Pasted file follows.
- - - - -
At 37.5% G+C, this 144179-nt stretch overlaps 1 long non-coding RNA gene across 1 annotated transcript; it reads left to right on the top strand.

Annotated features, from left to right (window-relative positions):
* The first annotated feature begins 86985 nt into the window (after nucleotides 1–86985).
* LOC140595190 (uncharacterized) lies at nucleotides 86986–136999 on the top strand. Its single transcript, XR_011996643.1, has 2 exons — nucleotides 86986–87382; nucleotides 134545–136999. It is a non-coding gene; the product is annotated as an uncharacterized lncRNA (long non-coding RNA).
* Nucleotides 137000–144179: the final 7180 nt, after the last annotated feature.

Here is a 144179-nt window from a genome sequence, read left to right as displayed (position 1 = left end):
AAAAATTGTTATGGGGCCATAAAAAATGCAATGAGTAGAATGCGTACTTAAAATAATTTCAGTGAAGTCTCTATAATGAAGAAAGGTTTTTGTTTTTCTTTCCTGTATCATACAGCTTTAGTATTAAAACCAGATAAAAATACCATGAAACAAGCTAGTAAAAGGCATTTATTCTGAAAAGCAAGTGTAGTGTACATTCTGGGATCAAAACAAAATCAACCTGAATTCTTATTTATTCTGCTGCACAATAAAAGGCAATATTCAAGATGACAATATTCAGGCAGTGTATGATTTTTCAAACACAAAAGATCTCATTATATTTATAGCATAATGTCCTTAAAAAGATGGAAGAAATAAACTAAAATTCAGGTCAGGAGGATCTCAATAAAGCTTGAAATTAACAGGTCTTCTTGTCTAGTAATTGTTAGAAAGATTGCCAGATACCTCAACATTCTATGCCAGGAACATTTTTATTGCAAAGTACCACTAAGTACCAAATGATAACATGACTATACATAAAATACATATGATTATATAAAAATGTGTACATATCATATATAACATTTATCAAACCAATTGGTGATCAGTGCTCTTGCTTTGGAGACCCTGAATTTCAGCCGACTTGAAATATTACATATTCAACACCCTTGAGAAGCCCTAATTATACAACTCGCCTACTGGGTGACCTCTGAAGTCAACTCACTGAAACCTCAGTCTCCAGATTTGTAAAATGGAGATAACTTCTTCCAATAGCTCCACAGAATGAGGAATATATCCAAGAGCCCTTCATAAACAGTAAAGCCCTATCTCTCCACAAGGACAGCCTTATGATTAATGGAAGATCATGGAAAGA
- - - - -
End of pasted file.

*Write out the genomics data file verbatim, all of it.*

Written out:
At 37.5% G+C, this 144179-nt stretch overlaps 1 long non-coding RNA gene across 1 annotated transcript; it reads left to right on the top strand.

Annotated features, from left to right (window-relative positions):
* The first annotated feature begins 86985 nt into the window (after nucleotides 1–86985).
* LOC140595190 (uncharacterized) lies at nucleotides 86986–136999 on the top strand. Its single transcript, XR_011996643.1, has 2 exons — nucleotides 86986–87382; nucleotides 134545–136999. It is a non-coding gene; the product is annotated as an uncharacterized lncRNA (long non-coding RNA).
* Nucleotides 137000–144179: the final 7180 nt, after the last annotated feature.

Here is a 144179-nt window from a genome sequence, read left to right as displayed (position 1 = left end):
AAAAATTGTTATGGGGCCATAAAAAATGCAATGAGTAGAATGCGTACTTAAAATAATTTCAGTGAAGTCTCTATAATGAAGAAAGGTTTTTGTTTTTCTTTCCTGTATCATACAGCTTTAGTATTAAAACCAGATAAAAATACCATGAAACAAGCTAGTAAAAGGCATTTATTCTGAAAAGCAAGTGTAGTGTACATTCTGGGATCAAAACAAAATCAACCTGAATTCTTATTTATTCTGCTGCACAATAAAAGGCAATATTCAAGATGACAATATTCAGGCAGTGTATGATTTTTCAAACACAAAAGATCTCATTATATTTATAGCATAATGTCCTTAAAAAGATGGAAGAAATAAACTAAAATTCAGGTCAGGAGGATCTCAATAAAGCTTGAAATTAACAGGTCTTCTTGTCTAGTAATTGTTAGAAAGATTGCCAGATACCTCAACATTCTATGCCAGGAACATTTTTATTGCAAAGTACCACTAAGTACCAAATGATAACATGACTATACATAAAATACATATGATTATATAAAAATGTGTACATATCATATATAACATTTATCAAACCAATTGGTGATCAGTGCTCTTGCTTTGGAGACCCTGAATTTCAGCCGACTTGAAATATTACATATTCAACACCCTTGAGAAGCCCTAATTATACAACTCGCCTACTGGGTGACCTCTGAAGTCAACTCACTGAAACCTCAGTCTCCAGATTTGTAAAATGGAGATAACTTCTTCCAATAGCTCCACAGAATGAGGAATATATCCAAGAGCCCTTCATAAACAGTAAAGCCCTATCTCTCCACAAGGACAGCCTTATGATTAATGGAAGATCATGGAAAGA